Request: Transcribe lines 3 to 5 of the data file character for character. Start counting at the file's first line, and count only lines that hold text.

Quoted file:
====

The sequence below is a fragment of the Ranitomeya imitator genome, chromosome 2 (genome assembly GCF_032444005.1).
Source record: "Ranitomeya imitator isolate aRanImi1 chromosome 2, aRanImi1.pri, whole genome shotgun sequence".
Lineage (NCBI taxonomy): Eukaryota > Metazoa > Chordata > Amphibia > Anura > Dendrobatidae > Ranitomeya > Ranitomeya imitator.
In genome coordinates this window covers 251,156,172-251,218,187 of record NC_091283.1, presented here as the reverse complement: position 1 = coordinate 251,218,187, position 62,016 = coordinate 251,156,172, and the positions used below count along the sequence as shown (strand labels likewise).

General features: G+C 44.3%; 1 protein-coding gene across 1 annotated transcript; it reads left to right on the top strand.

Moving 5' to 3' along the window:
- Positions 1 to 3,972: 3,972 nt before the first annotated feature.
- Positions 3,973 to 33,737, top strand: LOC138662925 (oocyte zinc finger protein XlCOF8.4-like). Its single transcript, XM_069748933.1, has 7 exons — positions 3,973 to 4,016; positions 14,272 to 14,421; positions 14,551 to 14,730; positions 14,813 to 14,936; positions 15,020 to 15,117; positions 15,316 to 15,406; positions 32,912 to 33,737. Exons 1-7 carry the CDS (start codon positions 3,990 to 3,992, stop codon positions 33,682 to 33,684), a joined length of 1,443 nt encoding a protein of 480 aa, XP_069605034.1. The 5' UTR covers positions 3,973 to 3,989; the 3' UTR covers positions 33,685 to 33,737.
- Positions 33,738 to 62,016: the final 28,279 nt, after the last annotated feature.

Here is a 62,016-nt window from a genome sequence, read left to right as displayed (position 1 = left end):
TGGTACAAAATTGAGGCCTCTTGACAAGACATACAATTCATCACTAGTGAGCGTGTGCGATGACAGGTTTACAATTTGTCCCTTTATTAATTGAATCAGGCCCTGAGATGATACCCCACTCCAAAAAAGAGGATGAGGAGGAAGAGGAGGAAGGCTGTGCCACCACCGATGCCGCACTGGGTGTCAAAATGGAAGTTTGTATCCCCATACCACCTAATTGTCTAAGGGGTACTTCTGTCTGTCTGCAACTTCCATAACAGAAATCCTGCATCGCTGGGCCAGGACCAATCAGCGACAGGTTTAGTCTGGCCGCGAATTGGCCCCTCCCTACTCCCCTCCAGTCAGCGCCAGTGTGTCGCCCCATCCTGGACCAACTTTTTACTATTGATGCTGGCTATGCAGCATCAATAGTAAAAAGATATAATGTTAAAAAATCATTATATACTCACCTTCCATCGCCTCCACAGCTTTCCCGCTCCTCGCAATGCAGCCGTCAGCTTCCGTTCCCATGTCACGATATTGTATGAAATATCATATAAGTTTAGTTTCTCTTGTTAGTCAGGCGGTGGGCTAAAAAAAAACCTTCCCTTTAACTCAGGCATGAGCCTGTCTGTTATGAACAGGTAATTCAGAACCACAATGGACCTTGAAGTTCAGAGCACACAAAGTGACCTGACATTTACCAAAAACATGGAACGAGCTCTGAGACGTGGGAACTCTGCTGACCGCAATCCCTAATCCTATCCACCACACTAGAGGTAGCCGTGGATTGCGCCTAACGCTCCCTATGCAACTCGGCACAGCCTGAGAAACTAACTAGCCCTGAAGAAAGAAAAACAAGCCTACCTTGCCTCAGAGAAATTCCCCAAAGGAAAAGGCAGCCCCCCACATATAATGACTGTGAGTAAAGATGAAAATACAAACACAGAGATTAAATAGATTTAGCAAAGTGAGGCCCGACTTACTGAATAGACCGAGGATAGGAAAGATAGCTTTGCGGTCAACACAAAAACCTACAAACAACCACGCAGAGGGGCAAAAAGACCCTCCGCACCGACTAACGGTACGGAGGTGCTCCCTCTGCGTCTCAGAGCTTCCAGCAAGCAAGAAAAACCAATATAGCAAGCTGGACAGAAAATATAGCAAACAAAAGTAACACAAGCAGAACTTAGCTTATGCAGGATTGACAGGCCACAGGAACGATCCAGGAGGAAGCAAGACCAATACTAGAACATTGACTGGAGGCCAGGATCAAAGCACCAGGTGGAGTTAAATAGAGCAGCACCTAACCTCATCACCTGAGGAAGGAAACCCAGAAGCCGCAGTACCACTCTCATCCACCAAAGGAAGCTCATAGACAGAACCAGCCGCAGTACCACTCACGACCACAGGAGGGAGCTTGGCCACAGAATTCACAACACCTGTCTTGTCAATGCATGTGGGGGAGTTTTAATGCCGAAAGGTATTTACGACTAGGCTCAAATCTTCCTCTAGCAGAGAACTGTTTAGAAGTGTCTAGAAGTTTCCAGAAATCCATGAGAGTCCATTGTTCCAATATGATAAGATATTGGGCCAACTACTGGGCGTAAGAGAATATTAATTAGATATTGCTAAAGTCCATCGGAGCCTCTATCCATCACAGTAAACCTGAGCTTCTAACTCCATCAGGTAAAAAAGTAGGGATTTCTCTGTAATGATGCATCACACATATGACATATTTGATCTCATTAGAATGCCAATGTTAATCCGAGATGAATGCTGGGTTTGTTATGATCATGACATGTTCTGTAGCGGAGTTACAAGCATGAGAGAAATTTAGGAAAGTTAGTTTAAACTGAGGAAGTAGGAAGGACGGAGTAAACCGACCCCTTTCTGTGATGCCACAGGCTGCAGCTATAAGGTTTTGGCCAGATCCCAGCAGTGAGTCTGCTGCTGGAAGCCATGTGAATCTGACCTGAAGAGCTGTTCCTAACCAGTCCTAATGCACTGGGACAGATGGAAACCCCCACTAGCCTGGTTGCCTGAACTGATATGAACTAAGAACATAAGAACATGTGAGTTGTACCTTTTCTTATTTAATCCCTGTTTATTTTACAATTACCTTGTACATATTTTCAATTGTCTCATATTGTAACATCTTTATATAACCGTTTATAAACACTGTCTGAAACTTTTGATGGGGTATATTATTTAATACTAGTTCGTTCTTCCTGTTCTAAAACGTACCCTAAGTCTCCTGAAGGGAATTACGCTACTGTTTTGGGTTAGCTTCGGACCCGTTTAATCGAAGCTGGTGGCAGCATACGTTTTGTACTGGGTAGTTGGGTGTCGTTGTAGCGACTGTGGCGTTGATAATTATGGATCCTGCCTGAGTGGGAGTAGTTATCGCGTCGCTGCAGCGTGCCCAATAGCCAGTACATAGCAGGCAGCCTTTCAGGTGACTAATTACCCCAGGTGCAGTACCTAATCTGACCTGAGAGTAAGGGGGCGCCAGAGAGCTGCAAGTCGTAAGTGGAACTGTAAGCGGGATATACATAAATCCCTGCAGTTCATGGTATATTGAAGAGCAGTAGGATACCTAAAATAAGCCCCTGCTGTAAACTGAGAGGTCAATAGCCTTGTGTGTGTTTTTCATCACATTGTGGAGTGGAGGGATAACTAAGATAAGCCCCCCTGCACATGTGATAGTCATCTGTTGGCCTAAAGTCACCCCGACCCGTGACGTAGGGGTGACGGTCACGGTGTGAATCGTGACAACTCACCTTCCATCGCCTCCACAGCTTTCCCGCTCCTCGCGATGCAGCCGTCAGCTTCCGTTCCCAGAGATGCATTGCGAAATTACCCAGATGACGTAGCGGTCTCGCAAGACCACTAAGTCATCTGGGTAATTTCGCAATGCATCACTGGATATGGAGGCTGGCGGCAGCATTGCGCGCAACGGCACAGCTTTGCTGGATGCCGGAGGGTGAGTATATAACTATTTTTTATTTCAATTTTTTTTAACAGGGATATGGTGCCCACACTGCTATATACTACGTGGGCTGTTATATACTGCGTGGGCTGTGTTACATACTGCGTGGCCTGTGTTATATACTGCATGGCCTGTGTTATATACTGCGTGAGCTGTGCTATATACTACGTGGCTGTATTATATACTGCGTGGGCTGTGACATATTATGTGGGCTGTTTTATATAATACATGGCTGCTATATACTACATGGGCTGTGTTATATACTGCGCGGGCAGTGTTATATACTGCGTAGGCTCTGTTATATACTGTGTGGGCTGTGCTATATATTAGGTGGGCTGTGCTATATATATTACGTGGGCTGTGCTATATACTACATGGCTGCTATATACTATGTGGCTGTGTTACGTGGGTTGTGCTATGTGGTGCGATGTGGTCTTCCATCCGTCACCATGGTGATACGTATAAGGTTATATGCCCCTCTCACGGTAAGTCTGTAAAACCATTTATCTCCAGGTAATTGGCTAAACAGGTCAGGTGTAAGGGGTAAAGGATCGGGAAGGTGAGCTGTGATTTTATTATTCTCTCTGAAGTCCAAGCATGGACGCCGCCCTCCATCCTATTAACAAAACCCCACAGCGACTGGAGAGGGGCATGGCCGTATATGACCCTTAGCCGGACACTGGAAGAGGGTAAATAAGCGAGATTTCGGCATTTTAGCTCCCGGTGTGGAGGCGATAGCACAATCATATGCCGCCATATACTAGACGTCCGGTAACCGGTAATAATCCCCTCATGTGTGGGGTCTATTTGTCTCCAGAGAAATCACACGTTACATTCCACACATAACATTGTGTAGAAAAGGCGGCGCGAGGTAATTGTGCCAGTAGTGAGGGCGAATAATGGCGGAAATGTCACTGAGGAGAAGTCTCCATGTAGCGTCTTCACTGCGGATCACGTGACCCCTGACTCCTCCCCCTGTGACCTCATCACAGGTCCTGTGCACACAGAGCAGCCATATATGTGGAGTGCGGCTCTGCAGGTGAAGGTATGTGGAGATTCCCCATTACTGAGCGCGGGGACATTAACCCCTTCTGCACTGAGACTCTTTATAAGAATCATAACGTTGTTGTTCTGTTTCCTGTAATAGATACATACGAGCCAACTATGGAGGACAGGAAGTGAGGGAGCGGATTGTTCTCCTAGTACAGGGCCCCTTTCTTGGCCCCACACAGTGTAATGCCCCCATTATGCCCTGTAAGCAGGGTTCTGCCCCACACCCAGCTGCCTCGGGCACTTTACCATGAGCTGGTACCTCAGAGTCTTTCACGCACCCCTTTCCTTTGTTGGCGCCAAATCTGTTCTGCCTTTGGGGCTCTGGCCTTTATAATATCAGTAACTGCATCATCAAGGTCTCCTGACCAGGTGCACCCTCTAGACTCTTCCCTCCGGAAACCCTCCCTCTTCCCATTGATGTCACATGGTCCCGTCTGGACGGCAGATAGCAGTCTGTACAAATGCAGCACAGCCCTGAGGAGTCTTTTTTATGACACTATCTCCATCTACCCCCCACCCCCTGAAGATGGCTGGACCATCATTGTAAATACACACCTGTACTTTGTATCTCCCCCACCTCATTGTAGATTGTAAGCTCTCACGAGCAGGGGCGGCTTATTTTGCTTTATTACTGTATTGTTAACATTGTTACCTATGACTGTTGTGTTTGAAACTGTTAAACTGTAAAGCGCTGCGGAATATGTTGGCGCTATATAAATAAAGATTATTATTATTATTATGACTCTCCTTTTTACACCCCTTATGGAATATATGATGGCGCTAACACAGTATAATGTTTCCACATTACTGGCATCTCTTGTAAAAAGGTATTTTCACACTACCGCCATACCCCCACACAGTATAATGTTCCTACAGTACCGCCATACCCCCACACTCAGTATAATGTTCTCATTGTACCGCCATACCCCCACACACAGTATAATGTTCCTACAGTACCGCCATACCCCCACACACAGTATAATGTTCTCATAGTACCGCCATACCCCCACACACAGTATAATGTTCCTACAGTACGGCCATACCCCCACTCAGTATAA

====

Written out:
Lineage (NCBI taxonomy): Eukaryota > Metazoa > Chordata > Amphibia > Anura > Dendrobatidae > Ranitomeya > Ranitomeya imitator.
In genome coordinates this window covers 251,156,172-251,218,187 of record NC_091283.1, presented here as the reverse complement: position 1 = coordinate 251,218,187, position 62,016 = coordinate 251,156,172, and the positions used below count along the sequence as shown (strand labels likewise).

General features: G+C 44.3%; 1 protein-coding gene across 1 annotated transcript; it reads left to right on the top strand.